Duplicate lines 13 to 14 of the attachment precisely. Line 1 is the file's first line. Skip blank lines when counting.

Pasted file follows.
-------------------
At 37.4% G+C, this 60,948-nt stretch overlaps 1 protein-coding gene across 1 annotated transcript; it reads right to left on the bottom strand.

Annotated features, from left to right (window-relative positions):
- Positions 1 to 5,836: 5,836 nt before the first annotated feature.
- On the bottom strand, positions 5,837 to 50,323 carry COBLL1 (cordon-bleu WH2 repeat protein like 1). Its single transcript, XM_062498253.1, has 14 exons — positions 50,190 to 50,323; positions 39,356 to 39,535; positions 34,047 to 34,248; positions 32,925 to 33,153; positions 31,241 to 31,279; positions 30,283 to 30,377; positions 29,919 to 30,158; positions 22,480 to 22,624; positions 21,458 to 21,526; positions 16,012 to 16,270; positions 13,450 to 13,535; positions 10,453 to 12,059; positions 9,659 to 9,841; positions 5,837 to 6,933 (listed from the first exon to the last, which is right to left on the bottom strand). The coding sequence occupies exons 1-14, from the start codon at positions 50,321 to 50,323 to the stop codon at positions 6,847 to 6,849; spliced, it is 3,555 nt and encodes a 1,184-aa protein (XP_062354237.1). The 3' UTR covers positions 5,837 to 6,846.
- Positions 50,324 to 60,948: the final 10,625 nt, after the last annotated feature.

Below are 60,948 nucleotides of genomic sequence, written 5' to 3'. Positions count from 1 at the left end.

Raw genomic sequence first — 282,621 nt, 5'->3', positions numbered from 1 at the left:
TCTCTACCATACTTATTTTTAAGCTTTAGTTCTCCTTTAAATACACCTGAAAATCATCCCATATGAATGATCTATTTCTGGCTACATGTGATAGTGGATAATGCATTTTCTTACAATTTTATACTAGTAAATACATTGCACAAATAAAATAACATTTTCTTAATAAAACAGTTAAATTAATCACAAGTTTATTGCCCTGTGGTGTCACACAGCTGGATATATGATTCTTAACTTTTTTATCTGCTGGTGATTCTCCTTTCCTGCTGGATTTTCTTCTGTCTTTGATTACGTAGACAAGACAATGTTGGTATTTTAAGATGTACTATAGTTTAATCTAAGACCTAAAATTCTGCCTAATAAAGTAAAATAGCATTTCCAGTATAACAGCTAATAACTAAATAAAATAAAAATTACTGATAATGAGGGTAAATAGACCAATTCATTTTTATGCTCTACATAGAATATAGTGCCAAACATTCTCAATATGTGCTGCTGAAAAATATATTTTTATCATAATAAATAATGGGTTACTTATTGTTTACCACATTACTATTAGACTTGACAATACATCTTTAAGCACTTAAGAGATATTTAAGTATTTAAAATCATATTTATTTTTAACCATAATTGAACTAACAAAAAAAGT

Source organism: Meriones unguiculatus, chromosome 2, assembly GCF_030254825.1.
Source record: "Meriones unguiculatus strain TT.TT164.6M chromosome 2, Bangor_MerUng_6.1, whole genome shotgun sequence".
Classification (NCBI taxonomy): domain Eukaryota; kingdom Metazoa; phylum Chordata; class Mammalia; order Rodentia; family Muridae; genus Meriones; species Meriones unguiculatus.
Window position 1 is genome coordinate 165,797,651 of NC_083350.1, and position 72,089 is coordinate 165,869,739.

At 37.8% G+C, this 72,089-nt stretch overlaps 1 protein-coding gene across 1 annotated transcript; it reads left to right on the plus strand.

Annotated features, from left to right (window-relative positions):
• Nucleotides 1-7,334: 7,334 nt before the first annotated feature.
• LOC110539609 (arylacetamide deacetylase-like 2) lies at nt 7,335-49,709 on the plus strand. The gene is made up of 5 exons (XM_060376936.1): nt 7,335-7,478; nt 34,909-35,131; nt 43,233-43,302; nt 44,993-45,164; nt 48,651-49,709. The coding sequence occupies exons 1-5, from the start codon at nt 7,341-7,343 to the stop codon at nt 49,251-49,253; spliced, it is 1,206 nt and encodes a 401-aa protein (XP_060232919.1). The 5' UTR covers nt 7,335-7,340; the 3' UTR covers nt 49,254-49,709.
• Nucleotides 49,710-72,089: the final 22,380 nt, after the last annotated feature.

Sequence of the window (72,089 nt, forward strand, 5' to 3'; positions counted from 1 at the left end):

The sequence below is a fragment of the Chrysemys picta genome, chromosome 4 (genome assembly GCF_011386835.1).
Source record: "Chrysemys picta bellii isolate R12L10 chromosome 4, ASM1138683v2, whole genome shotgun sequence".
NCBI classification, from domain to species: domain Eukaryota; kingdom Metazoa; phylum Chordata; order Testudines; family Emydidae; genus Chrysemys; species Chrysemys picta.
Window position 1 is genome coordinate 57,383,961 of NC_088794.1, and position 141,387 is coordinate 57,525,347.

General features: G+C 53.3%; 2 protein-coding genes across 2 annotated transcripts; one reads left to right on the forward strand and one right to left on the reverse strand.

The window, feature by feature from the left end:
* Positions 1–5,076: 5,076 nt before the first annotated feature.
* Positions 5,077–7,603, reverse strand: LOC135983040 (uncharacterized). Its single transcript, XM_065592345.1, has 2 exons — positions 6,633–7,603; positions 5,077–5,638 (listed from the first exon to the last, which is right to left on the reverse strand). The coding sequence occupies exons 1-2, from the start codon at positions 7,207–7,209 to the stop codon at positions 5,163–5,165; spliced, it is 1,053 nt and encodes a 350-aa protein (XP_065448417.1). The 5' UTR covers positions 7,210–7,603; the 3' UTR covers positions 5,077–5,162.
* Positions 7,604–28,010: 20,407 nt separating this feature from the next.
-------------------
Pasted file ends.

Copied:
At 37.8% G+C, this 72,089-nt stretch overlaps 1 protein-coding gene across 1 annotated transcript; it reads left to right on the plus strand.

Annotated features, from left to right (window-relative positions):